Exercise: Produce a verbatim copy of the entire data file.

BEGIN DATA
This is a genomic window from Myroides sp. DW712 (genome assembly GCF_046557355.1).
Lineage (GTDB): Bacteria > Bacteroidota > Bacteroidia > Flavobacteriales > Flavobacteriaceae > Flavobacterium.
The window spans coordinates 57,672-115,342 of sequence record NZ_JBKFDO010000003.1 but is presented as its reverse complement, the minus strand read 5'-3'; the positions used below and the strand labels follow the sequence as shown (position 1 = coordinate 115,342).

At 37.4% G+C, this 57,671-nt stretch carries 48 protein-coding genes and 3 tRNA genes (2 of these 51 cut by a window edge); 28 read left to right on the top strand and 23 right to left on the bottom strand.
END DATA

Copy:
This is a genomic window from Myroides sp. DW712 (genome assembly GCF_046557355.1).
Lineage (GTDB): Bacteria > Bacteroidota > Bacteroidia > Flavobacteriales > Flavobacteriaceae > Flavobacterium.
The window spans coordinates 57,672-115,342 of sequence record NZ_JBKFDO010000003.1 but is presented as its reverse complement, the minus strand read 5'-3'; the positions used below and the strand labels follow the sequence as shown (position 1 = coordinate 115,342).

At 37.4% G+C, this 57,671-nt stretch carries 48 protein-coding genes and 3 tRNA genes (2 of these 51 cut by a window edge); 28 read left to right on the top strand and 23 right to left on the bottom strand.